Various ESCRT-III subunits (CHMP2A, CHMP4A, CHMP5) and Vps4 have all been observed in the intercellular bridges of mammalian cells during cytokinesis (Carlton and Martin-Serrano, 2008; Carlton and Martin-Serrano, 2007; Dukes et al., 2008; Guizetti and Gerlich, 2010; McDonald and Martin-Serrano, 2009), which is consistent with the notion that ESCRT-III catalyses the final abscission step. However, until recently, some observations did not entirely support this model. For example, ALIX and Tsg101 were observed in the central region of the midbody (Carlton and Martin-Serrano, 2007), whereas the ESCRT-III components noted above were observed to populate distinct ‘rings’ on either side of the midbody structure (Schiel and Prekeris, 2010; Steigemann and Gerlich, 2009). Furthermore, analysis of ESCRT-III fission events in MVB formation (vesicles smaller than 50 nm) or in viral egress (less than 100 nm) do not reveal whether ESCRT-III could drive scission of a much larger intercellular bridge of around 1 βm or more. Finally, how can the ESCRT-III complex deal with the dense array of microtubules in the spindle midzone at the heart of the intercellular bridge? Some answers to these questions appear to be at hand.
Rings of ESCRT-III drive membrane scission
As noted above, membrane cleavage during abscission occurs at points in the intercellular bridge that are observed to ‘thin’ just prior to abscission (Fig. 1). During abscission, one side of the midbody bulge narrows, the microtubules are severed and the membrane is finally cleaved. So how does the distribution of ESCRT proteins map onto this architecture? Two recent studies offer striking new insight into this question (Elia et al., 2011; Guizetti et al., 2011).
Using structured-illumination microscopy and high-sensitivity temporal imaging approaches, the dynamics of fluorescently labelled ESCRT-III components was studied in relation to these bulges and constriction zones. Tsg101 and the ESCRT-III subunit CHMP4B are sequentially recruited into the centre of the intercellular bridge where they form a series of cortical rings (Elia et al., 2011). Later in cytokinesis, CHMP4B concentrates at the narrow constriction zones noted above; Vps4 then follows CHMP4B to this site and abscission occurs almost immediately (Fig. 2) (Elia et al., 2011). Such data support the notion that ESCRT-III acts to sever the membrane-bound intercellular bridge late in cytokinesis, and appears to resolve the dichotomy of the distinct localisations of ESCRT-III components to distinct rings or domains within the intercellular bridge, by establishing the temporal order of their arrival.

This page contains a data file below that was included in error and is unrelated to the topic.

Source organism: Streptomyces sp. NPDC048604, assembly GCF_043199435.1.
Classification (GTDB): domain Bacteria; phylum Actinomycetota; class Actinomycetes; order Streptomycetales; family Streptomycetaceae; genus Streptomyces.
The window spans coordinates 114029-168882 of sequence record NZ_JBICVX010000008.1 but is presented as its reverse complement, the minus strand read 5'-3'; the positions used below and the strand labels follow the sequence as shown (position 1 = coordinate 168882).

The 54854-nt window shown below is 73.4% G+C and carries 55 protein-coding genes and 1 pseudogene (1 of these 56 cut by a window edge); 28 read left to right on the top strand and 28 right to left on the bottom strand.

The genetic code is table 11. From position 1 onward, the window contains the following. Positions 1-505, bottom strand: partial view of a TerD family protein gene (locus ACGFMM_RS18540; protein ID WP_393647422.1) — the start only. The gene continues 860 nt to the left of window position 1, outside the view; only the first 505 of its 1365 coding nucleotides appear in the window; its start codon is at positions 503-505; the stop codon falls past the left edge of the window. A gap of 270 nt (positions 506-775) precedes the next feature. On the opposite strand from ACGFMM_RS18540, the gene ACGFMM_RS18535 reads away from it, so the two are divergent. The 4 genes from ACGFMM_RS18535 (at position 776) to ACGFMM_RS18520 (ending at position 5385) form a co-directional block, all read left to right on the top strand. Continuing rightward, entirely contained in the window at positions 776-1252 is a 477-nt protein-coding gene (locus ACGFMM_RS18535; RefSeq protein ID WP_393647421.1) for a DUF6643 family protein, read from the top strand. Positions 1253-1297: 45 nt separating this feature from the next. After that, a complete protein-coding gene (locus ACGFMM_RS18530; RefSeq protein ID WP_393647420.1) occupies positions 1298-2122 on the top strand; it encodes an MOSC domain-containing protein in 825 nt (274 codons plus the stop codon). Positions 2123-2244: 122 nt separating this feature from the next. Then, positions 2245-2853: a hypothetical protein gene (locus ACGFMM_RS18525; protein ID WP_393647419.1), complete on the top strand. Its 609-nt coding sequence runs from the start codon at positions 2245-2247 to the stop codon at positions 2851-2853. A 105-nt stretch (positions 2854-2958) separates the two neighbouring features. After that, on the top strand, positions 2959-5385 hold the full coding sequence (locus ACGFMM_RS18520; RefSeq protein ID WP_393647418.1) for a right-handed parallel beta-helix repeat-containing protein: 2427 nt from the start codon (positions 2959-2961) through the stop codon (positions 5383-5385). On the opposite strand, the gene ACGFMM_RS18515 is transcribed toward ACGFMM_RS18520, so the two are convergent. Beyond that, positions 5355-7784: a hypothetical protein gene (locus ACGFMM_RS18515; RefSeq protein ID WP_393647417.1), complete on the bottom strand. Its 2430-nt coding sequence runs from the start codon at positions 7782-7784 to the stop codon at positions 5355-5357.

In a separate study, Guizetti et al. also applied high-resolution imaging to study abscission (Guizetti et al., 2011). At the sites of microtubule disassembly in HeLa cells, the cortex of the intercellular bridge ingresses to a thin stalk (presumably analogous to the thinned secondary ingression or constriction zones described above), and is deformed by regularly spaced electron-dense ‘ripples’ at either side of the midbody (Fig. 2) (Guizetti et al., 2011) [similar ripples were also indentified by others (Schiel et al., 2011)]. CHMP4B is also present in the intercellular bridge at low levels early in cytokinesis, but its levels increase markedly at later stages, forming two narrow cortical rings adjacent to the midbody before disassembly of the microtubule (Elia et al., 2011). Strikingly, ESCRT-III subunits (including CHMP4B) extend towards these sites of cortical constriction (Fig. 2), suggesting that polymerisation of ESCRT-III mediates the formation of these constriction zones, a conclusion that is supported by the observation that the late-stage intercellular bridges in cells that are depleted of CHMP2A by RNAi are devoid of these ‘rippled constriction zones’ (Guizetti et al., 2011). Importantly, Guizetti and co-workers show that addition of a microtubule-depolymerising drug after furrow ingression in CHMP2A-depleted cells does not restore abscission. This suggests that microtubule disassembly alone cannot drive membrane scission.
Electron tomography revealed the presence of 17-nm-wide perpendicularly disposed cortical filaments at the HeLa cell constriction sites, regularly spaced every ~35 nm (Guizetti et al., 2011). These filaments are absent in HeLa cells depleted of CHMP2A, supporting the contention that these filaments are either composed of ESCRT-III complex proteins or that CHMP2A is required for their formation. The filaments sometimes intertwined around the site of constriction (Fig. 2), thereby offering the view that it is these filaments that generate the contractile force required for membrane scission, a result that is supported by recent studies in Archae (see below). These compelling studies, coupled to the detailed in vitro biochemical analysis of ESCRT biology, strongly suggest that ESCRT-III drives the terminal abscission event (Elia et al., 2011; Guizetti et al., 2011; Hurley and Hanson, 2010).